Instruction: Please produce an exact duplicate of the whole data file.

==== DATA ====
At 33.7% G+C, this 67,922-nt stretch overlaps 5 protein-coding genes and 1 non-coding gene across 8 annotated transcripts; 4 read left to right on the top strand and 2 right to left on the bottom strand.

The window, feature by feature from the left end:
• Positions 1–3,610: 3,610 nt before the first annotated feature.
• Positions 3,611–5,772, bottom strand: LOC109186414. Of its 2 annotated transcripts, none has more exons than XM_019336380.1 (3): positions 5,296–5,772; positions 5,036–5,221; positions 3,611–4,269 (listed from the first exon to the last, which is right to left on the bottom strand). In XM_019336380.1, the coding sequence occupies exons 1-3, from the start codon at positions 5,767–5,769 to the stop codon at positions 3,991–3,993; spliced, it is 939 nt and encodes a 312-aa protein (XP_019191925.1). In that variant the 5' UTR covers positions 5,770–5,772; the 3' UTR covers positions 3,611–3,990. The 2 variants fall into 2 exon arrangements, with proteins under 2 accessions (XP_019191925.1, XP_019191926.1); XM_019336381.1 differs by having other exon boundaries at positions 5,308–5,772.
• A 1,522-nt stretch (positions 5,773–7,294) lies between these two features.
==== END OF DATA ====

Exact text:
At 33.7% G+C, this 67,922-nt stretch overlaps 5 protein-coding genes and 1 non-coding gene across 8 annotated transcripts; 4 read left to right on the top strand and 2 right to left on the bottom strand.

The window, feature by feature from the left end:
• Positions 1–3,610: 3,610 nt before the first annotated feature.
• Positions 3,611–5,772, bottom strand: LOC109186414. Of its 2 annotated transcripts, none has more exons than XM_019336380.1 (3): positions 5,296–5,772; positions 5,036–5,221; positions 3,611–4,269 (listed from the first exon to the last, which is right to left on the bottom strand). In XM_019336380.1, the coding sequence occupies exons 1-3, from the start codon at positions 5,767–5,769 to the stop codon at positions 3,991–3,993; spliced, it is 939 nt and encodes a 312-aa protein (XP_019191925.1). In that variant the 5' UTR covers positions 5,770–5,772; the 3' UTR covers positions 3,611–3,990. The 2 variants fall into 2 exon arrangements, with proteins under 2 accessions (XP_019191925.1, XP_019191926.1); XM_019336381.1 differs by having other exon boundaries at positions 5,308–5,772.
• A 1,522-nt stretch (positions 5,773–7,294) lies between these two features.